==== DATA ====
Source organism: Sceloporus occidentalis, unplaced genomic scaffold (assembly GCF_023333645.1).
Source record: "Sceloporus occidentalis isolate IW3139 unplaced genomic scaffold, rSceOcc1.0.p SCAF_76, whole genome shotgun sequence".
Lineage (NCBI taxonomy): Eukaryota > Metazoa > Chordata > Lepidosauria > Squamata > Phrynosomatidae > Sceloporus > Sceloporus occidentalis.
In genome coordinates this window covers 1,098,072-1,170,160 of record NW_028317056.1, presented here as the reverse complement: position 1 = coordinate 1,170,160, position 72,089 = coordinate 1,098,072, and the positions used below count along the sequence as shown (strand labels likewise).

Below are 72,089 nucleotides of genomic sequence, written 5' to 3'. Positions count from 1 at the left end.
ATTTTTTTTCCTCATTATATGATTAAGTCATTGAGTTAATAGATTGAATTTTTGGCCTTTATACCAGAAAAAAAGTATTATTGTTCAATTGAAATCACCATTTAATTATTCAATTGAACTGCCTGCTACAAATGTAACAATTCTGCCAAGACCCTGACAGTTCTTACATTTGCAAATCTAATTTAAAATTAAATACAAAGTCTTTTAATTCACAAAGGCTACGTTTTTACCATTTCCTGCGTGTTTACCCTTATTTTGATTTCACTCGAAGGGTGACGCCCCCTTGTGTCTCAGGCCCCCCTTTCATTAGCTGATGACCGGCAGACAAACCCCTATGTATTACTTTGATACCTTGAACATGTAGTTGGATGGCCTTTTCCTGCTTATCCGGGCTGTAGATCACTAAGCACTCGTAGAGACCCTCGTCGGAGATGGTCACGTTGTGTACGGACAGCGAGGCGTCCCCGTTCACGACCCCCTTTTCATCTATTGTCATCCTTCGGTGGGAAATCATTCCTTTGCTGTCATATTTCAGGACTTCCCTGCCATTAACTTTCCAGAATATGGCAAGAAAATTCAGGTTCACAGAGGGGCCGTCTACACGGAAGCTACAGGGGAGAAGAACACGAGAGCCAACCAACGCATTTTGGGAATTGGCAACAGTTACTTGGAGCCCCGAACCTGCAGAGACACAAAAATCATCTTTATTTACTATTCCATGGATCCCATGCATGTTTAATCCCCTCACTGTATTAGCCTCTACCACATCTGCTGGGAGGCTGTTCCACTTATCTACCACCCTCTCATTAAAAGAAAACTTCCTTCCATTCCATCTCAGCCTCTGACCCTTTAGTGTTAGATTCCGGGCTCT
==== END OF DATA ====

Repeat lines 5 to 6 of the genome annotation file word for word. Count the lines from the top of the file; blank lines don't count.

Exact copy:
Below are 72,089 nucleotides of genomic sequence, written 5' to 3'. Positions count from 1 at the left end.
ATTTTTTTTCCTCATTATATGATTAAGTCATTGAGTTAATAGATTGAATTTTTGGCCTTTATACCAGAAAAAAAGTATTATTGTTCAATTGAAATCACCATTTAATTATTCAATTGAACTGCCTGCTACAAATGTAACAATTCTGCCAAGACCCTGACAGTTCTTACATTTGCAAATCTAATTTAAAATTAAATACAAAGTCTTTTAATTCACAAAGGCTACGTTTTTACCATTTCCTGCGTGTTTACCCTTATTTTGATTTCACTCGAAGGGTGACGCCCCCTTGTGTCTCAGGCCCCCCTTTCATTAGCTGATGACCGGCAGACAAACCCCTATGTATTACTTTGATACCTTGAACATGTAGTTGGATGGCCTTTTCCTGCTTATCCGGGCTGTAGATCACTAAGCACTCGTAGAGACCCTCGTCGGAGATGGTCACGTTGTGTACGGACAGCGAGGCGTCCCCGTTCACGACCCCCTTTTCATCTATTGTCATCCTTCGGTGGGAAATCATTCCTTTGCTGTCATATTTCAGGACTTCCCTGCCATTAACTTTCCAGAATATGGCAAGAAAATTCAGGTTCACAGAGGGGCCGTCTACACGGAAGCTACAGGGGAGAAGAACACGAGAGCCAACCAACGCATTTTGGGAATTGGCAACAGTTACTTGGAGCCCCGAACCTGCAGAGACACAAAAATCATCTTTATTTACTATTCCATGGATCCCATGCATGTTTAATCCCCTCACTGTATTAGCCTCTACCACATCTGCTGGGAGGCTGTTCCACTTATCTACCACCCTCTCATTAAAAGAAAACTTCCTTCCATTCCATCTCAGCCTCTGACCCTTTAGTGTTAGATTCCGGGCTCT